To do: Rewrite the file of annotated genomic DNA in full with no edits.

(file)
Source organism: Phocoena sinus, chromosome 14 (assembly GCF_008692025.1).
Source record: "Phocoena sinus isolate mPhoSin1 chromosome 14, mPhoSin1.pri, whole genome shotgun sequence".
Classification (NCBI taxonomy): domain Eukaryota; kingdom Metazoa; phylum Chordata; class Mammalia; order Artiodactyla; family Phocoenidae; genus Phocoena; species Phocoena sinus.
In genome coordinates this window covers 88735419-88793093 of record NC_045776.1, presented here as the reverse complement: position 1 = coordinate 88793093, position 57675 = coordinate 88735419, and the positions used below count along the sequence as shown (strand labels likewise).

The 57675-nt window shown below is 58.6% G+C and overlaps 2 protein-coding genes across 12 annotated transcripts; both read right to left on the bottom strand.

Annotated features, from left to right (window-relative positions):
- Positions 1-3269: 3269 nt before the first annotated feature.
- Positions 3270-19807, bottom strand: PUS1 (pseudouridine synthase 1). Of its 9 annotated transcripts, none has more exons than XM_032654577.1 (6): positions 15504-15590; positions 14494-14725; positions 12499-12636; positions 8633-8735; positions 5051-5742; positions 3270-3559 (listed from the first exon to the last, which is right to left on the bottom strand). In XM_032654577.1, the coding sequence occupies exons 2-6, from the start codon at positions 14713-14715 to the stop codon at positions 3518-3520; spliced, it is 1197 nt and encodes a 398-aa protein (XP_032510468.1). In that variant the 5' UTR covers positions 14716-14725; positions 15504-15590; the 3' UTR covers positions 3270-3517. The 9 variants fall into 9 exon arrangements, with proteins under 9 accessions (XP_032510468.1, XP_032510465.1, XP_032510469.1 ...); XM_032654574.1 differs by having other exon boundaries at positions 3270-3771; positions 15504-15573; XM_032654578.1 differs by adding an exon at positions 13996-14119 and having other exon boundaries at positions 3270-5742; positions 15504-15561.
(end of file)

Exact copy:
Source organism: Phocoena sinus, chromosome 14 (assembly GCF_008692025.1).
Source record: "Phocoena sinus isolate mPhoSin1 chromosome 14, mPhoSin1.pri, whole genome shotgun sequence".
Classification (NCBI taxonomy): domain Eukaryota; kingdom Metazoa; phylum Chordata; class Mammalia; order Artiodactyla; family Phocoenidae; genus Phocoena; species Phocoena sinus.
In genome coordinates this window covers 88735419-88793093 of record NC_045776.1, presented here as the reverse complement: position 1 = coordinate 88793093, position 57675 = coordinate 88735419, and the positions used below count along the sequence as shown (strand labels likewise).

The 57675-nt window shown below is 58.6% G+C and overlaps 2 protein-coding genes across 12 annotated transcripts; both read right to left on the bottom strand.

Annotated features, from left to right (window-relative positions):
- Positions 1-3269: 3269 nt before the first annotated feature.
- Positions 3270-19807, bottom strand: PUS1 (pseudouridine synthase 1). Of its 9 annotated transcripts, none has more exons than XM_032654577.1 (6): positions 15504-15590; positions 14494-14725; positions 12499-12636; positions 8633-8735; positions 5051-5742; positions 3270-3559 (listed from the first exon to the last, which is right to left on the bottom strand). In XM_032654577.1, the coding sequence occupies exons 2-6, from the start codon at positions 14713-14715 to the stop codon at positions 3518-3520; spliced, it is 1197 nt and encodes a 398-aa protein (XP_032510468.1). In that variant the 5' UTR covers positions 14716-14725; positions 15504-15590; the 3' UTR covers positions 3270-3517. The 9 variants fall into 9 exon arrangements, with proteins under 9 accessions (XP_032510468.1, XP_032510465.1, XP_032510469.1 ...); XM_032654574.1 differs by having other exon boundaries at positions 3270-3771; positions 15504-15573; XM_032654578.1 differs by adding an exon at positions 13996-14119 and having other exon boundaries at positions 3270-5742; positions 15504-15561.